silicon and stainless steel microspotting pins

Feature/Benefit
Silicon Microarray™
Stainless Steel
Packing density of pins into holder Very High; 96, 384 or 1536 source plates can be directly used, <1mm pin spacing possible Packing density of steel pins limited to 4.5 mm
Highly precise volumetric uptake Smaller (25 - 250 nL per dip) volumetric uptake, reduced oligo waste Larger (~ 1 - 2 µL)
Prespotting phenomenon Essentially no prespotting is observed Prespotting is observed
Cost <25% the cost of the current finest printing technologies Expensive
Complete depletion of printing fluid from pin The pins print to dryness utilizing all sample imbibed Most fluid taken remains in pin
Tip sizes available Tip sizes ranging from 50x50µm to 200x200µm Tip sizes ranging from 75µm to 360µm in diameter
Deposited drop size and uniformity Since tip has smaller, more precise features, smaller more uniform spots result Larger, more irregular spots
Pin-to-pin uniformity as manufactured Pins are identical Much more variability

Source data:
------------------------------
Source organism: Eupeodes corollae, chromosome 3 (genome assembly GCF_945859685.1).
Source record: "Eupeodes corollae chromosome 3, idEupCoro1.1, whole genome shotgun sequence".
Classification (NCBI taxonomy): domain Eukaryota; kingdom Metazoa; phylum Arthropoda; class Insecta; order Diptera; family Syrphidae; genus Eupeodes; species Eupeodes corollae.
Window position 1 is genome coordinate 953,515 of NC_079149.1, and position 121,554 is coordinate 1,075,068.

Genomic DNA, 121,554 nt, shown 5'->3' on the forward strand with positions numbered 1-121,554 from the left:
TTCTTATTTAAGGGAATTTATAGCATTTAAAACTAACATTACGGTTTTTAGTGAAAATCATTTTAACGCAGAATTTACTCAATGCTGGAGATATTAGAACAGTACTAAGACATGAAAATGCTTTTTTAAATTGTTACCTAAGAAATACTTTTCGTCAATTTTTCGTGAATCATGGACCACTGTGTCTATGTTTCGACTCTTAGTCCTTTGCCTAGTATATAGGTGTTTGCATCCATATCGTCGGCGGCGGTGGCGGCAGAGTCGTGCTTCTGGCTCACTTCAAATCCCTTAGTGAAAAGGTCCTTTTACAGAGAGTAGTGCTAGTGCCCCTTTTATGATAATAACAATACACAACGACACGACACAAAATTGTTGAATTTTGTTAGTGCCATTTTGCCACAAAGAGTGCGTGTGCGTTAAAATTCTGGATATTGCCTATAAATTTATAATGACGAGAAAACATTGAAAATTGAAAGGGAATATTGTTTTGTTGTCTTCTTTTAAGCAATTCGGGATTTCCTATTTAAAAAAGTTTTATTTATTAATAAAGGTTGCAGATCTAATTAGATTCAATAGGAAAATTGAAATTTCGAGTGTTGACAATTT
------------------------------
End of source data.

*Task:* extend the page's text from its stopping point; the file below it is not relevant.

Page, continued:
Hardness of tip material Much harder, no tip deterioration such as bending, blunting or mushrooming Softer, less resistance to tip bending
Ease of mass production Parallel fabrication using semiconductor fabtiction technologies One at a time in a machine shop
Machining tolerances/feature size In micrometers (µm), 25µm =0.001" In thousandths of an inch
Ease of complex feature fabrication All features (large or small) made at once Each feature individually machined
Surface friction sliding against other materials Lower, leading to reduced wear and improved repeatability Higher, requires hand polishing
Weight of pins Si pins weigh 0.5% of steel pins; less tip wear Heavy pins damage tips
Chemical resistance Excellent Good
Methods known to chemically modify surface Extensive surface chemistry of SiO2 known Less well developed